What if I could share with you some of the lifestyle habits or choices we make that may impact our child’s (and our own) immune strength and digestive power — would you be intrigued?
Since turning my attention to the risk factors that make children susceptible to allergies, eczema, asthma and developmental delays I am constantly reminded at how the body works as a whole rather then individual parts or systems. We hear a lot about an ‘over sensitive’ immune system or a ‘weak’ digestive system or children who are ‘developmentally’ delayed and we see many varied approaches for trying to rectify these specific health issuses. More often then not however many of these approaches (even those taken by holistic practitioners) often only address one “system” of the body. They may for example only focus on restoring gut function rather then taking a multi-faceted approach to nurture and restrengthen the body as a whole.
What I want to impress upon you is the importance of the Gut-Brain-Immune Axis and how when this interconnected system is ‘derailed’ — all hell breaks loose in relation to our own health or the health of our children.
So What The Heck Is The “Gut-Brain-Immune Axis” & Why Should I Care?
Well through its interconnection the Gut Brain Immune Axis (GBI axis) controls most functions in the body, it compromises of three parts:
- the gut (encompassing the gastrointestinal tract and related detoxification organs such as the liver)
- the immune system
- the brain (including all components of the central nervous system or CNS)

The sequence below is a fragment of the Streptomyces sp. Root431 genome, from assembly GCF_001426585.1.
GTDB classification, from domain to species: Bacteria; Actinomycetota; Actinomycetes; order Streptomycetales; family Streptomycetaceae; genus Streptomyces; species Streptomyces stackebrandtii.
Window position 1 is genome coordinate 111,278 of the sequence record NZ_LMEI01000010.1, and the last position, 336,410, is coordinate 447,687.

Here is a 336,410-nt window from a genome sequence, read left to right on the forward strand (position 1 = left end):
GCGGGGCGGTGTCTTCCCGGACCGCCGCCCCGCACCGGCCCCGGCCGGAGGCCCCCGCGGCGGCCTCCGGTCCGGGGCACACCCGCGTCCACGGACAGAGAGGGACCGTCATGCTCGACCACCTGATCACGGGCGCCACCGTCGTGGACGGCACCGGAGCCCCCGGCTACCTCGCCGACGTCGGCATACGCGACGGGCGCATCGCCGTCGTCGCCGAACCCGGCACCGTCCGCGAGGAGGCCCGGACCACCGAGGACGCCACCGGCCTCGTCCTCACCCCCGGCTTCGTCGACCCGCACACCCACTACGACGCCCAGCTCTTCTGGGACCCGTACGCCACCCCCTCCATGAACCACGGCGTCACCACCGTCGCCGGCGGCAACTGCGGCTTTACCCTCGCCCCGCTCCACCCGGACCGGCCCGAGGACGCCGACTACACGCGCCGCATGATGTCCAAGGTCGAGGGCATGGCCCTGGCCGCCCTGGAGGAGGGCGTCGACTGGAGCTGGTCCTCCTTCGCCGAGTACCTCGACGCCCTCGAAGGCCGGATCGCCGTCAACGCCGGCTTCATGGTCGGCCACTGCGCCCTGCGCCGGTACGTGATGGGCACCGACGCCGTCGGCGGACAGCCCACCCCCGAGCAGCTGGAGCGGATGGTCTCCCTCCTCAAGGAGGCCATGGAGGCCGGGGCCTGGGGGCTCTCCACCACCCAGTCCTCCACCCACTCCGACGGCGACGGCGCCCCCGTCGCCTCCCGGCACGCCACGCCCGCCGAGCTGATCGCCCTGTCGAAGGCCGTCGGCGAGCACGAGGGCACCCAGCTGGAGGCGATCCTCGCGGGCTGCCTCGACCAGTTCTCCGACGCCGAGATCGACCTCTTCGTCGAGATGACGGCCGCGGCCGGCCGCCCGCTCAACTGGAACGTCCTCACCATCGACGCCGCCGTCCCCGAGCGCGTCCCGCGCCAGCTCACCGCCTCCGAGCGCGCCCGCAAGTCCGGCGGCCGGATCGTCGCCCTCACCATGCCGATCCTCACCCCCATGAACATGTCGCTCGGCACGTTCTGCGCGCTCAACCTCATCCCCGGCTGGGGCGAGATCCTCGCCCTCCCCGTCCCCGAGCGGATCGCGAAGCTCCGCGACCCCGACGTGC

All three systems form a complex, inter-related communication network that control how we perceive and respond to our environment.
It is important that we understand that there are a number of events/factors that may occur:
- during pregnancy
- during birth
- early childhood
These have now been suggested to derail this GBI axis and may increase our susceptibility to allergies, asthma, eczema, ADHD, autism, autoimmune disease and a host of other health challenges. I have briefly outlined these risk factors in a graphic later in this post.
For adults many of these factors have stirred our GBI axis for decades and unknowingly we further exacerbate the issue through choices we make on a daily basis. With time, our health becomes completely derailed and there’s no surprise that most days we feel like a ‘train wreck’ physically and emotionally. We wonder why we don’t find the same buzz from caffeine and stimulants, why we don’t feel long-lasting energy from sleep or exercise like we use to and why a course of antibiotics may seem to work initially but then sweep us further down the health scale, vulnerable to more and more infections. The human body works together as one and how we tax our body physically, chemically and mentally impacts our short and long-term health.
“But what about genes, aren’t they responsible for many of these issues?”
Some of you may be itching to now ask the role genes play in how sickness and disease manifest.
While there may be a gene component in certain scenarios for some individual cases, for most adults and children who face these health challenges genes are not the key player and most lead researchers come back to this theme, “Genetics may load the gun but the environment pulls the trigger.” This is why in many families only one sibling will develop allergies, autism or autoimmune disease and other family members do not.
Four Important Points:
- 70-80% of our immune system is found in the gut (our digestive tract).1
- Children are particularly susceptible to GBI axis dysfunction because their gut, brain and immune systems are still developing and are therefore vulnerable.2